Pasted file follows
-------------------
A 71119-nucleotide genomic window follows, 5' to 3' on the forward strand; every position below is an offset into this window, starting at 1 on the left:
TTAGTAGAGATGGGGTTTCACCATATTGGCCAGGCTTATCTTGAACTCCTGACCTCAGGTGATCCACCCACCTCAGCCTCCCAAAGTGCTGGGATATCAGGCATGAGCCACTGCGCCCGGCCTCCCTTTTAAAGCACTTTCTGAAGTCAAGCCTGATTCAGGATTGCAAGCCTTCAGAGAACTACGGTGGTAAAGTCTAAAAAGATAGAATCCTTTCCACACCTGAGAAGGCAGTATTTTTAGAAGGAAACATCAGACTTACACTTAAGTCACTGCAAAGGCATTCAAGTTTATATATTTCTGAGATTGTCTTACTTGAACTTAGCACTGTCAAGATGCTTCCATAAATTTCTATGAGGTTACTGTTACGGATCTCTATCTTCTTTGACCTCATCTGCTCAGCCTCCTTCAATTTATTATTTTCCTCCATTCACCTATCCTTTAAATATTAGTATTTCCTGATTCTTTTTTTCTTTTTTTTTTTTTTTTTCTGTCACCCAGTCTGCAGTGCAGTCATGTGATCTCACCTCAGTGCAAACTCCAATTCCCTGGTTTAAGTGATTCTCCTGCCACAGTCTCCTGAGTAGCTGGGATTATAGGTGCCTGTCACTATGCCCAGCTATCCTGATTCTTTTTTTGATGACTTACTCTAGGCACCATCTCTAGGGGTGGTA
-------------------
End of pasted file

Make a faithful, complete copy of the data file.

A 71119-nucleotide genomic window follows, 5' to 3' on the forward strand; every position below is an offset into this window, starting at 1 on the left:
TTAGTAGAGATGGGGTTTCACCATATTGGCCAGGCTTATCTTGAACTCCTGACCTCAGGTGATCCACCCACCTCAGCCTCCCAAAGTGCTGGGATATCAGGCATGAGCCACTGCGCCCGGCCTCCCTTTTAAAGCACTTTCTGAAGTCAAGCCTGATTCAGGATTGCAAGCCTTCAGAGAACTACGGTGGTAAAGTCTAAAAAGATAGAATCCTTTCCACACCTGAGAAGGCAGTATTTTTAGAAGGAAACATCAGACTTACACTTAAGTCACTGCAAAGGCATTCAAGTTTATATATTTCTGAGATTGTCTTACTTGAACTTAGCACTGTCAAGATGCTTCCATAAATTTCTATGAGGTTACTGTTACGGATCTCTATCTTCTTTGACCTCATCTGCTCAGCCTCCTTCAATTTATTATTTTCCTCCATTCACCTATCCTTTAAATATTAGTATTTCCTGATTCTTTTTTTCTTTTTTTTTTTTTTTTTCTGTCACCCAGTCTGCAGTGCAGTCATGTGATCTCACCTCAGTGCAAACTCCAATTCCCTGGTTTAAGTGATTCTCCTGCCACAGTCTCCTGAGTAGCTGGGATTATAGGTGCCTGTCACTATGCCCAGCTATCCTGATTCTTTTTTTGATGACTTACTCTAGGCACCATCTCTAGGGGTGGTA